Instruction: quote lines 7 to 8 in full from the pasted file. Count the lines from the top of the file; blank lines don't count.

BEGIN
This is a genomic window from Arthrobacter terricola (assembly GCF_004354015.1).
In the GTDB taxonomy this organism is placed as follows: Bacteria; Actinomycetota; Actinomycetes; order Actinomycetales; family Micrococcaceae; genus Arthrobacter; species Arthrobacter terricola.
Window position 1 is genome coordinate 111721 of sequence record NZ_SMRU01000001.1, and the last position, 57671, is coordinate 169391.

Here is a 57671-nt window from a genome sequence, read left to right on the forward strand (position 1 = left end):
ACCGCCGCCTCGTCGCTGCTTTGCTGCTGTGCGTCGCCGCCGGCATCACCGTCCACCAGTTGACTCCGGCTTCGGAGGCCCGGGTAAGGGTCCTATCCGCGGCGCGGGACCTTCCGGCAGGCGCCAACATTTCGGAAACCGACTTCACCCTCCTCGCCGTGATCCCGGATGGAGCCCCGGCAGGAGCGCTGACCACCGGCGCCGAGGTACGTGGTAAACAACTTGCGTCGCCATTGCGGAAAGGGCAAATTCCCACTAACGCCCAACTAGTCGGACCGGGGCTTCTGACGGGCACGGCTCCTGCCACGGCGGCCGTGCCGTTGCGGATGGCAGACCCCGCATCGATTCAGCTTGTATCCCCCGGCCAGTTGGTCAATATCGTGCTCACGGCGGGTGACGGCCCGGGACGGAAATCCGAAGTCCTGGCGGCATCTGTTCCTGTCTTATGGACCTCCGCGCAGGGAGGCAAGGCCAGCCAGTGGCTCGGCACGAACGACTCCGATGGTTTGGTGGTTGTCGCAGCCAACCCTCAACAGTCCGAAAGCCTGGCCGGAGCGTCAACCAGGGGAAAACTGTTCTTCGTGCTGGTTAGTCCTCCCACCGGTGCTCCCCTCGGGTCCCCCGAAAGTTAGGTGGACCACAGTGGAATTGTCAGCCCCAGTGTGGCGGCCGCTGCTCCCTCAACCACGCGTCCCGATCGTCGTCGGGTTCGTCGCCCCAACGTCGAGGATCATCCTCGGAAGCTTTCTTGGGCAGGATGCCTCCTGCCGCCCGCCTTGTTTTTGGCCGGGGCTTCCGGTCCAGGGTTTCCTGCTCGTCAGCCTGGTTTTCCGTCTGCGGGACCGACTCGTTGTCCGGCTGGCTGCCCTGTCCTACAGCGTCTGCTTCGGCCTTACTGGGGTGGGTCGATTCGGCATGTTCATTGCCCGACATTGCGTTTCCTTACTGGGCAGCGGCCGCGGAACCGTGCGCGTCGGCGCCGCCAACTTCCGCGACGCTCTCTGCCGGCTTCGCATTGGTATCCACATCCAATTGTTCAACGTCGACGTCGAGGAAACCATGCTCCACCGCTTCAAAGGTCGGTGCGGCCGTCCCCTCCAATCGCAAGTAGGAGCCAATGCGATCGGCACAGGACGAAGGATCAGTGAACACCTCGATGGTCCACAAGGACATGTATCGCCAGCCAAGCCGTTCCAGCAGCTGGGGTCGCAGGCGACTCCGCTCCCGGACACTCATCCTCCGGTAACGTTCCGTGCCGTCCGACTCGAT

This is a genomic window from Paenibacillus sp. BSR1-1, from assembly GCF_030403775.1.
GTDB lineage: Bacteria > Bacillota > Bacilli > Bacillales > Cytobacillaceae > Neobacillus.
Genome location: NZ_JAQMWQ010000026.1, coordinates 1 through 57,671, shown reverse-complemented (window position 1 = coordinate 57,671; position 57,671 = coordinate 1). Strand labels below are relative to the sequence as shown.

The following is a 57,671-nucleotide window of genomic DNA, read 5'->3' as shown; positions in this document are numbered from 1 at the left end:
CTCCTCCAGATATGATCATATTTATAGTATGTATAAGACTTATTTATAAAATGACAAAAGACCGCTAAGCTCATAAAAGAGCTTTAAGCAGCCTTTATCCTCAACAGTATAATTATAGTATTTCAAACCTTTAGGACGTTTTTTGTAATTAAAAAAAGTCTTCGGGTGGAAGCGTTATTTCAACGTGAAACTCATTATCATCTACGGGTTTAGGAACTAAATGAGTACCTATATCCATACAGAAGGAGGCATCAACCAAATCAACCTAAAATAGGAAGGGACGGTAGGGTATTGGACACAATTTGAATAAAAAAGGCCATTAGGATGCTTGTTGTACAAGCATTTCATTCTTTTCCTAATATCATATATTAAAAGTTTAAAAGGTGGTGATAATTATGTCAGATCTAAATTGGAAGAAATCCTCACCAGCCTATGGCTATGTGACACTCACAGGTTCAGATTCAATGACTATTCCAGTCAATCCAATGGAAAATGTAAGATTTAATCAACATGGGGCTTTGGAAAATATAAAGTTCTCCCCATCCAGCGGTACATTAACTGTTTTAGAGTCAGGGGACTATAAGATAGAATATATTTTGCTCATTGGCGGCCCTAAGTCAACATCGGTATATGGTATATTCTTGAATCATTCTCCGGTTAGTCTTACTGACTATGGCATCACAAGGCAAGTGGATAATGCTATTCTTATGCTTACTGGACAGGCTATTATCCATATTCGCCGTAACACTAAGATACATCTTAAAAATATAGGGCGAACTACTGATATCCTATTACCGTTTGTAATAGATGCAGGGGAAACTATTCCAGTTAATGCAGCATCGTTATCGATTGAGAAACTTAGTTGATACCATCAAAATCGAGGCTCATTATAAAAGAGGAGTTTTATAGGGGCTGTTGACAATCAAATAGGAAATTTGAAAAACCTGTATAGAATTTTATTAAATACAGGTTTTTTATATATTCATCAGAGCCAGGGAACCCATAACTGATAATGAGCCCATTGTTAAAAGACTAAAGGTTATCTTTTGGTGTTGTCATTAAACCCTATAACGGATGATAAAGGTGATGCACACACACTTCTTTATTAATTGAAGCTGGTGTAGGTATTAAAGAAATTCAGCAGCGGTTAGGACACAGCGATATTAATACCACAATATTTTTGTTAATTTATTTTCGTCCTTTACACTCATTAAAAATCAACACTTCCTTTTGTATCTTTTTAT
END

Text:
GTDB lineage: Bacteria > Bacillota > Bacilli > Bacillales > Cytobacillaceae > Neobacillus.
Genome location: NZ_JAQMWQ010000026.1, coordinates 1 through 57,671, shown reverse-complemented (window position 1 = coordinate 57,671; position 57,671 = coordinate 1). Strand labels below are relative to the sequence as shown.